Any savvy job-seeker knows that resumes are not the golden ticket to your next position. Hands down, the majority of jobs are obtained by way of networking. Nevertheless your resume does play a critical role in the selection process.
Summertime is one of the best times for high school students. Daily routine and structured days give way to sunshine and mostly empty calendars. Apart from taking a much-needed break from academics, students should use their summers to expand on their interests.
The resume never tells the whole story. It rarely tells more than a sliver of the story, and that sliver is intended to make us look fabulous, bursting with accomplishments, devoid of failures and blemishes.
In today's hyper-connected world in which we are daily bombarded with electronic, auditory, written and visual signals and images, the average person grants someone presenting their blurb perhaps 10 to 20 seconds to grab their attention.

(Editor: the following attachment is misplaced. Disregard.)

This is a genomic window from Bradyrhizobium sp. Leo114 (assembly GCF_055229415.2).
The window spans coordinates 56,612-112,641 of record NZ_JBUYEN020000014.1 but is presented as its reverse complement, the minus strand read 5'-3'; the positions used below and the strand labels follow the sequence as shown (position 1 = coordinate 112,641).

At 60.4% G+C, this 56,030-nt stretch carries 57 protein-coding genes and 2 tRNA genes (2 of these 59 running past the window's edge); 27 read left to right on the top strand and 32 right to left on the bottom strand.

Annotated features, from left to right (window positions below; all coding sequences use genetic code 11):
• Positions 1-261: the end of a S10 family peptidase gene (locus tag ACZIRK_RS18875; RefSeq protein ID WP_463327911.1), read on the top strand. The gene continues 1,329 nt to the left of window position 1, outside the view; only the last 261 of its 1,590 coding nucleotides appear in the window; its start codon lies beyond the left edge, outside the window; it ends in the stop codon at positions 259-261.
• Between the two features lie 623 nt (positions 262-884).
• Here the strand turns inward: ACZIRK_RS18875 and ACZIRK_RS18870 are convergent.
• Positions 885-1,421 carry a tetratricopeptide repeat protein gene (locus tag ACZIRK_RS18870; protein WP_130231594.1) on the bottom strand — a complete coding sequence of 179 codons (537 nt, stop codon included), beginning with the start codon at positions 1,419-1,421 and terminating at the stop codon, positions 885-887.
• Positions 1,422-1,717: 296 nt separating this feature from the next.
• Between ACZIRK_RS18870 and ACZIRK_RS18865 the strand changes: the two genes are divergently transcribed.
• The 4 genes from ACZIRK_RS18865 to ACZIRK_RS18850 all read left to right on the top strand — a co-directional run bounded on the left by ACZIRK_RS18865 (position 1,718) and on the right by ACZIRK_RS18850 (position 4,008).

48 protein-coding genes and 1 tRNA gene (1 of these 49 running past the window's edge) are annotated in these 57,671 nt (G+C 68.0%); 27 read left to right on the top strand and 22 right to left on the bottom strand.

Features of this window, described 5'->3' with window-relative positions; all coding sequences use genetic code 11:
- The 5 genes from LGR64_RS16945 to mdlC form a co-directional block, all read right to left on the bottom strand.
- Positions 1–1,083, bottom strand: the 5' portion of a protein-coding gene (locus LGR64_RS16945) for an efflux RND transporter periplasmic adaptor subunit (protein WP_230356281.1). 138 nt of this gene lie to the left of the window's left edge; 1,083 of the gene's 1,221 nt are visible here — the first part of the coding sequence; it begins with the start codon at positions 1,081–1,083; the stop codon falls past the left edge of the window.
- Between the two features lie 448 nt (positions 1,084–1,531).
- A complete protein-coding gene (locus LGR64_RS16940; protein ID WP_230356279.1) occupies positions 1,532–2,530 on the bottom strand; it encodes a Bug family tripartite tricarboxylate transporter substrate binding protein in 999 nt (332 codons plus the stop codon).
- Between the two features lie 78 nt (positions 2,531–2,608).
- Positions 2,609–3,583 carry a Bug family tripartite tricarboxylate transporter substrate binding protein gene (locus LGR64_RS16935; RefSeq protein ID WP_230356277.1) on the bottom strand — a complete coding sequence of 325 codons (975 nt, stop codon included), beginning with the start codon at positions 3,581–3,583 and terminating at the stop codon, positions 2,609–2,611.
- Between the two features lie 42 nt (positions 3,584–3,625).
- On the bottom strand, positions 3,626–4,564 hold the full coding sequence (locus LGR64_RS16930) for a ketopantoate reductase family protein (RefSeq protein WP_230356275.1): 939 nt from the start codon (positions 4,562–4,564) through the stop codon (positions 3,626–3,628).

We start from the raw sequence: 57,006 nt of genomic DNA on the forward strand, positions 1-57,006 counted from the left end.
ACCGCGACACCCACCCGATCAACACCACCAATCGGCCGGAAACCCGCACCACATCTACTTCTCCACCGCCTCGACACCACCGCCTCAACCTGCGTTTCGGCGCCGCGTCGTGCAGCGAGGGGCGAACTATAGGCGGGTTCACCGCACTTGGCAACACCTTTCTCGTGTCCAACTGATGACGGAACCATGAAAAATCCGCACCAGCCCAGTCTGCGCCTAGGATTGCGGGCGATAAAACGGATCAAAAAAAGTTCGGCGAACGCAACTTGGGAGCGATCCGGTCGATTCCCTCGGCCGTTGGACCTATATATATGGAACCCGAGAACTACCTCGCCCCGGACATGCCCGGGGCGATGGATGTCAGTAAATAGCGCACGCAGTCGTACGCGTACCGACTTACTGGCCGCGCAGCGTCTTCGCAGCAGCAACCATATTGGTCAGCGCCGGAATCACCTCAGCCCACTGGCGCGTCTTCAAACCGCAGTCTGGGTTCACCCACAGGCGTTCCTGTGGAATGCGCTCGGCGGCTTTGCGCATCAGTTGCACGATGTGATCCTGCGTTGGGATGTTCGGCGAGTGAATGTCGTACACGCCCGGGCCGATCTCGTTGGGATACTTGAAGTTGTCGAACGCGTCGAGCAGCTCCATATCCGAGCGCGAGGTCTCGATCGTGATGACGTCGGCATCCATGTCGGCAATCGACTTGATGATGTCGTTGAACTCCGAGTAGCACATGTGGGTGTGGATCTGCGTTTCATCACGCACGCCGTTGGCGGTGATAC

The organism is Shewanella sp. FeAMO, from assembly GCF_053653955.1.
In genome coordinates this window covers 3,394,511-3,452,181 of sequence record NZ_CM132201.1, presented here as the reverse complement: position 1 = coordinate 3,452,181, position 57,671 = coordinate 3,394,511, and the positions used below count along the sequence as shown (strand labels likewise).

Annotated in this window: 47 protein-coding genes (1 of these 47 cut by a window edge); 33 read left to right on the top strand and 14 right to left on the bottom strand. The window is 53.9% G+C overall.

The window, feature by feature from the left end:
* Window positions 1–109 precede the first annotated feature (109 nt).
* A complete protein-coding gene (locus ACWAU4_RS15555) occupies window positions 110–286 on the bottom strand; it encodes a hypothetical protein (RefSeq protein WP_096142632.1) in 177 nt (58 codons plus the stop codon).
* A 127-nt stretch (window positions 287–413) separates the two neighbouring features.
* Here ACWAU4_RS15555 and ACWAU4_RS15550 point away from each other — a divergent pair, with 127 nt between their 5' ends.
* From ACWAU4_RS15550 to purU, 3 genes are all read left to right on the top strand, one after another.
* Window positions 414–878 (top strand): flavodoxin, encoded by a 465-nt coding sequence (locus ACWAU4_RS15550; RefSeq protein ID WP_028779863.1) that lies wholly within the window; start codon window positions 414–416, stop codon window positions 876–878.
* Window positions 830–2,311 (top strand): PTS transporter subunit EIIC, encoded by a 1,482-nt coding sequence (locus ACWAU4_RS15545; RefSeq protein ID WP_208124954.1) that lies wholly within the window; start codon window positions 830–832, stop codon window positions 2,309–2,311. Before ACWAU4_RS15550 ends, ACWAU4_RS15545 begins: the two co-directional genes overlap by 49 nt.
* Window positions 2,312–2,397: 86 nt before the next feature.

We've all been typing on the run with the "Sent From my iPhone" at the bottom. And, let's face it: catching your own typos is actually really hard to do. However, what is not so easily forgiven is a mistake on a resume or cover letter.
We live in a world where very little emphasis is put on preparing people to create this document, which turns out to be their biggest personal marketing tool. If done right, it is your golden ticket. If not, it is a one-way stop to the trashcan.
Keeping our resumes updated also can serve as a great reminder as to what we've accomplished lately. We are often so buried in the daily grind, caught up with problems that arise, that the memory of our sweet victories is short-lived.
It may be scary to leave the tradition of resumes and C.V.s behind. But once you do -- and instead focus on these six characteristics -- you'll start hiring the right type of people. And more importantly your team won't just look good on paper -- it will be great in real life.